As 16 years of Angela Merkel finally came to an end today, with Olaf Scholz sworn in as the new German chancellor, the sense of departure that had been in the air was no longer truly felt.
The “traffic light” coalition of the social democrats, the Greens and the liberal FDP, with Scholz at the helm, was meant to signify a break with the “stale” Merkel years and finally set about getting things done.
The Greens and the FDP were clamouring for a “departure” throughout their election campaign and young voters voted for them in droves, hungry for a change and fresh faces.
Still, the new leadership of Germany is barely any younger than that of the past legislature (on average 50.4 years instead of 51.2). And at its helm now is a man who can truly be called a ‘senior’ politician.
Nearly twenty years ago, Scholz was SPD secretary-general under Chancellor Gerhard Schröder. Generally, in Germany, one is regarded as senior once they leave the position of secretary-general.
Scholz, who had campaigned on a platform of continuity beyond the Merkel era, going so far as to imitate her famed “rhombus” hand gesture, is unlikely to bring the fresh wind that young voters may have sought.
He is not new to power, not new to responsibility, and far from untainted: He has been at least indirectly implicated in several financial scandals. First, a tax fraud scandal by a Hamburg bank, which cost the state €47 million, followed by the infamous Wirecard scandal under his aegis as finance minister.
At his first press conference after the signing of the coalition treaty, Scholz already started to disappoint those who had hoped for a clearer voice on China and Russia.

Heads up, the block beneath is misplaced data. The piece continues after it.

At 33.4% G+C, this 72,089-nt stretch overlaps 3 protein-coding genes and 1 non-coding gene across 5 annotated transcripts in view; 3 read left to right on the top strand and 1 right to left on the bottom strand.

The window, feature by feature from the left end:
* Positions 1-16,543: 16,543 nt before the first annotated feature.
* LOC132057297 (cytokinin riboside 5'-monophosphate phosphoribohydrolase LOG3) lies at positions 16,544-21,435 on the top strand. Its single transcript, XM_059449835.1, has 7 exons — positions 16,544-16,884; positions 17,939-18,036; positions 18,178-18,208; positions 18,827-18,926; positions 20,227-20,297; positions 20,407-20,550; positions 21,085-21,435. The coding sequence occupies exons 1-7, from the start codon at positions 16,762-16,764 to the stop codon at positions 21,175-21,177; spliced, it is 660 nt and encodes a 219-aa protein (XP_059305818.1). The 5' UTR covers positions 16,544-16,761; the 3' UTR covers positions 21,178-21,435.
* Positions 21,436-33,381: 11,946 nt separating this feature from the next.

His predecessor had always been reticent to comment on the atrocities and ready to turn a blind eye to the genocide of the Uyghurs in China or the occupation of Crimea.
Scholz, given the continuity platform he had campaigned on, was unsurprisingly reluctant to commit to the US-led diplomatic boycott of the 2022 Winter Olympic games in China.
Journalists attempting to find out what position he would take on these issues were stonewalled for a solid hour before the press conference was finally called to an end.
While government infighting has already started over who leads the country on foreign policy, Chancellor Scholz, or the Greens’ foreign minister Annalena Baerbock, Scholz is likely to follow in Merkel’s footsteps and have the last word.
Those who had hoped for Germany to become a more active force for good in the world, participate more actively in UN peacekeeping operations and speak out clearly on human rights issues are likely to be bitterly disappointed.
Scholz is, for good and ill, a true pragmatist. He had championed Schröder’s controversial social reform Agenda 2010 and knows where German business interests lie.
He will not seek a direct conflict with China or Russia, nor will he oppose the Nord Stream 2 pipeline and that is something we have known all along.
We may have lost sight of this in the face of the surprising social democrat victory in September, but reality is creeping back in. The clock signalling the end of the new government’s honeymoon period is now officially ticking.